Rapha was unveiled in 2004 at “The Kings of Pain,” an exhibit about six iconic riders (Eddy Merckx, Jacques Anquetil, Tom Simpson, Fausto Coppi, Raymond Poulidor and Bernard Hinault) who “remain, we believe, a distillation of road racing’s most celebrated qualities. They embody the glory, suffering and drama of the sport, and their unmistakable styles defined their respective eras.” Peter Cox argues that this picture of the cyclist as a “hard man” emerged in the postwar period, when cycling discourses in Europe and the UK focused on the toughness of cyclists, most of whom were working class men (in contrast to Europe, Robert Turpin’s 2013 dissertation paints a picture of the bike as a popular youth consumer good in the US after World War II).
Rapha’s spare, ambiguously retro aesthetic and exceptional materials craft a distinctive look and a zealously committed following. In 2014 The Telegraph gushed that Rapha was “spiritually significant” and sets “the standard for self-important, wonderfully over-tailored kit,” but it is difficult to separate the brand’s symbolism from its premium cost (for instance, a jersey celebrating Chris Froome’s Tour de France victory retails for €140). Before it was discontinued this year, Rapha’s “Imperial Works” line was available on an invitation-only basis to the brand’s most committed consumers. It was replaced by The Rapha Cycling Club, which members pay £200 to join, and they complete an application that includes 100 words on the “perfect ride.” For those embracing the “Rapha lifestyle,” Rapha also offers luxury vacation packages (as do competitors such as Trek).
Rapha shares Castelli’s commitment to finely tailored design, which included a partnership with designer Paul Smith for a 2010 line (Smith also has designed apparel for Castelli). Smith’s own 531 line launched in 2014 with a £550 jacket, and Smith included David Millar in his own promotional video for that line. American firm Brandt-Sorenson, Australian clothier Volero, Ornot Bike, Bernard, Kirschner, Attaquer, and French company Café du Cycliste all share a foothold in the boutique cycling apparel market offering up exclusive, stylish, and oft-expensive cycling threads.
Like Rapha, Castelli has invoked the heritage and retro styling of postwar cycling generations. In 2011 GQ interviewed David Millar, and he pointed to the confluence of aesthetics and postwar riders’ “cool” when he suggested that “I think cycling has always had a tradition of being a bit dapper, especially back in the day. Fausto Coppi, Jacques Anquetil and that older generation were renowned for being suave and sophisticated gentlemen off the bike – that’s something I was enchanted by. They always looked so cool. Cycling is based so much on form, on aesthetics, on class.” Much like Rapha’s mantra of “glory through suffering,” Miller invokes cycling’s most fabled postwar riders and paints an alluring if romanticized style that is both a literal aesthetic look and a personality.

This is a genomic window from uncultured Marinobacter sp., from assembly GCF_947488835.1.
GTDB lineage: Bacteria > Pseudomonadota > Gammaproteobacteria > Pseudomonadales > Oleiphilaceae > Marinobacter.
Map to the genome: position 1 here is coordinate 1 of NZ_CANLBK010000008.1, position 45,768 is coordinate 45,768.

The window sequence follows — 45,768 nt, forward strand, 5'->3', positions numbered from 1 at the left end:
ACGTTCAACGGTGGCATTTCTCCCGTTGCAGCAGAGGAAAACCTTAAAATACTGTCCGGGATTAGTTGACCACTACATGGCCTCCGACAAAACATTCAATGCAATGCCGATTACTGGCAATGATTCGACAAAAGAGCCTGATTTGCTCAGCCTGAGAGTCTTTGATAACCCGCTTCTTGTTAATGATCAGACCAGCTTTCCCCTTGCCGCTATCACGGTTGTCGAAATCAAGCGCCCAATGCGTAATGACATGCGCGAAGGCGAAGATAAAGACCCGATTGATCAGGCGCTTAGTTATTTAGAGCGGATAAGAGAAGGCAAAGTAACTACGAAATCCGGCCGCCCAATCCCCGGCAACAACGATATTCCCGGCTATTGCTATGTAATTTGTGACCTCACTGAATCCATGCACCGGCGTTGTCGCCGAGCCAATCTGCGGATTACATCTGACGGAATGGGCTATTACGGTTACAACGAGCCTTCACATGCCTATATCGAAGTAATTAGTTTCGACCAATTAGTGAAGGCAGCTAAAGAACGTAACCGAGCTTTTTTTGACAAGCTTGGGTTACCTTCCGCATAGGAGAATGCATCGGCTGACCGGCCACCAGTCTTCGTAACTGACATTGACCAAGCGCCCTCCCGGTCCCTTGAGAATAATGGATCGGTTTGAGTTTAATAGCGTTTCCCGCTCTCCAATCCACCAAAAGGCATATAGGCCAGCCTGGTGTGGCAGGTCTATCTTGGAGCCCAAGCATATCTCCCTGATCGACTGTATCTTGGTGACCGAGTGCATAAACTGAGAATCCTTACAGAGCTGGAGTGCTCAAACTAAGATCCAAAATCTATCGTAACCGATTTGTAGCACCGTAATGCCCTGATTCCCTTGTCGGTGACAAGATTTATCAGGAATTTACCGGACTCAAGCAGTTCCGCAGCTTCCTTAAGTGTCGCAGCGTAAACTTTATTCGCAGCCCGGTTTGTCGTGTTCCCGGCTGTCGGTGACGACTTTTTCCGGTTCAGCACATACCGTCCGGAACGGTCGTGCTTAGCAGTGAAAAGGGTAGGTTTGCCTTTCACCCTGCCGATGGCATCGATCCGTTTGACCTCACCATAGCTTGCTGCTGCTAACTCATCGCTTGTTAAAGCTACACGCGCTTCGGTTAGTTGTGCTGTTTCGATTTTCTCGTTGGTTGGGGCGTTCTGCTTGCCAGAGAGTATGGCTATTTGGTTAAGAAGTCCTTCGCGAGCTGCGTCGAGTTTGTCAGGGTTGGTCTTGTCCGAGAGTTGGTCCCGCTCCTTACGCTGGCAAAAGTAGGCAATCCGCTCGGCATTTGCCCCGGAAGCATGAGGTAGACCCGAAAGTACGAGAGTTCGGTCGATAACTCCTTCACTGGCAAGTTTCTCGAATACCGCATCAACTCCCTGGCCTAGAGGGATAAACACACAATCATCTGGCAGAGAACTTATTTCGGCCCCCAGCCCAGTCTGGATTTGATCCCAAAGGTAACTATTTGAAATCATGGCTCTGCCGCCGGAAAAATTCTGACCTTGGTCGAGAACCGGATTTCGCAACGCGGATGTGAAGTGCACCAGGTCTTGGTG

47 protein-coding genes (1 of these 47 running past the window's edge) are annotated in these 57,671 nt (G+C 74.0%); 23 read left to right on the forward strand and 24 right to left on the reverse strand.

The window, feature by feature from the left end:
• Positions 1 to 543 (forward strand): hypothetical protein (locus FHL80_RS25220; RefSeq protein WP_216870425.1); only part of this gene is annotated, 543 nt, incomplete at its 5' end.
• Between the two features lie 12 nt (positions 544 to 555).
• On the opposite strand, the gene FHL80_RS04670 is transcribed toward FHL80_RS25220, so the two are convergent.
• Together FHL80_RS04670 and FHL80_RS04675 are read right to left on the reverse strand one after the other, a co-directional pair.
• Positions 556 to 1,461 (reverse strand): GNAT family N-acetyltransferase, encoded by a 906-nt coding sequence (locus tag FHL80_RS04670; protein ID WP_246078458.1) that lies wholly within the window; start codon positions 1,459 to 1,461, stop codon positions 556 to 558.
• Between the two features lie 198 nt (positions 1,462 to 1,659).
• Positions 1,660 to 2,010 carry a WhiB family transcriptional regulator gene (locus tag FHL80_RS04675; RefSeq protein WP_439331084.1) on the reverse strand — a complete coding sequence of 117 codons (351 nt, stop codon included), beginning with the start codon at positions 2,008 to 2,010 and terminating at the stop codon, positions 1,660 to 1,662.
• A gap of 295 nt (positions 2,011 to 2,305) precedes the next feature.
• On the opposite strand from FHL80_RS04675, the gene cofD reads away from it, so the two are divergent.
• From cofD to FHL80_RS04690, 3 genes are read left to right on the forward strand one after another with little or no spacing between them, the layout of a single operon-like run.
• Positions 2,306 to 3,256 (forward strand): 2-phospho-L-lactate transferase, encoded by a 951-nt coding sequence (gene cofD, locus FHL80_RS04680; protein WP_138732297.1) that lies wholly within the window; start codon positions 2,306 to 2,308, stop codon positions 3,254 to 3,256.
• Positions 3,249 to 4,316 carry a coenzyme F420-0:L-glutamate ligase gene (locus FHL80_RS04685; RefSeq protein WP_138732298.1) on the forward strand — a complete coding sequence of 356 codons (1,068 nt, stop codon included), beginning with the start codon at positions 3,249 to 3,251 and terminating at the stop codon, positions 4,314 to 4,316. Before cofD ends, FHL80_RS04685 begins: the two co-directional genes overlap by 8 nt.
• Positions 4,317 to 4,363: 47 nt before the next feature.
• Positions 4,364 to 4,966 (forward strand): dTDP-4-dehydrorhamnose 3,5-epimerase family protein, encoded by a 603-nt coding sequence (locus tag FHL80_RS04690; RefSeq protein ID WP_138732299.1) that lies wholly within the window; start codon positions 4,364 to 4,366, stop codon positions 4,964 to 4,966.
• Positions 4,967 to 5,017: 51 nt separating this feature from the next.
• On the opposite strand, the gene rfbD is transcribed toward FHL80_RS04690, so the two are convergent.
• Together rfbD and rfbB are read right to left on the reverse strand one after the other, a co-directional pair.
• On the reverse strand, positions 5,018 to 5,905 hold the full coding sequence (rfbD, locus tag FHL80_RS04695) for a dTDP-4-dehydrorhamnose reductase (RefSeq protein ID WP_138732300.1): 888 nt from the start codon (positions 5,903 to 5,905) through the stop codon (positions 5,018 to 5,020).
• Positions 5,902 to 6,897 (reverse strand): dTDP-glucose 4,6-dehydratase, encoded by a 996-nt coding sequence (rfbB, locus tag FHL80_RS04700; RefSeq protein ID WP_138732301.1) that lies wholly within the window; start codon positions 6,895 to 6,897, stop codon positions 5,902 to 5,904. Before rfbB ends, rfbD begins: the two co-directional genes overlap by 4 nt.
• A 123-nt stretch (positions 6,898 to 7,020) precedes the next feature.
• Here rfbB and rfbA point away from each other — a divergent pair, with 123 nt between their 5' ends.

On the one hand, high-end cycle branding revolves around class and social exclusivity as much as quality, materials, or especially unique aesthetics. Across much of cycling’s history riding has been an activity of the masses, so much of the exclusivity of 21st-century cycling style and class exclusivity runs counter to the bike’s potentially egalitarian dimensions. Perhaps the expense of such gear does alienate people who are not inclined to scale the Alpe d’Huez, but people all over the world bike everyday without donning the sublimated jerseys that can be found on nearly any club ride. Not surprisingly, Rapha’s pretentious branding has secured it fevered detractors, and the parody web page Jahvahaah Internationale goofs on how Rapha and comparable marketers link the pleasure of cycling to a brand or expensive gear.
On the other hand, though, attacks on lycra and bike materiality are typically shallow rationalizations for a variety of anti-cycling prejudices. Many of the observers who are contemptuous of cyclists simply cannot fathom sharing the roads with two-wheelers, and wealthy lycra-clad cyclists seem to secure heightened contempt. In 2013, for instance, The Spectator’s Rod Liddle suggested that a cyclist is “one of those people with an expensive bicycle, a lot of Lycra, a pompous little pointy plastic hat, hilarious goggles, a fatuous water bottle and the fervent conviction that you are a Victim as a consequence of your Vulnerability.” A year ago, the Washington Post’s Courtland Milloy launched one of the nastiest possible anti-bike screeds (arguing that “some drivers might think it’s worth paying the fine” for hitting a cyclist). Milloy indulged his own imagination of cyclists as symbols of gentrification when he suggested that “I recall in the not-so-distant past when the city’s bikers weren’t newly arrived, mostly white millennials” (Vox’s Matthew Yglesias soundly refuted Milloy’s analysis).
Few critics seem inclined to critique cycling itself, but cyclists in distinctive bike clothing and gear make for easily stereotyped targets and impressionistic dismissal. In The Guardian, for instance, Kevin McKenna complained about the class exclusivity of Scottish cycling when he argued that “Cycling and jogging in urban areas are mainly the preserves of the middle classes. It is less about them being fit and active and more about them participating in a daily fashion parade for designer sportswear . . . Running and cycling are merely the frou-frou accoutrements to their goat’s cheese lifestyles.” Maybe Scottish cycling is universally bourgeois, but American census data between 2008 and 2012 demonstrates that cycling is most common among Americans with annual incomes below $25,000. It seems unlikely that even the most persuasive sales pitches for merino wool base layers is likely to significantly change everyday cycling.
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Robert J. Turpin
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Biggin Hill sign image from @trivers1985 twitter account
David Millar Chpt III images from Castelli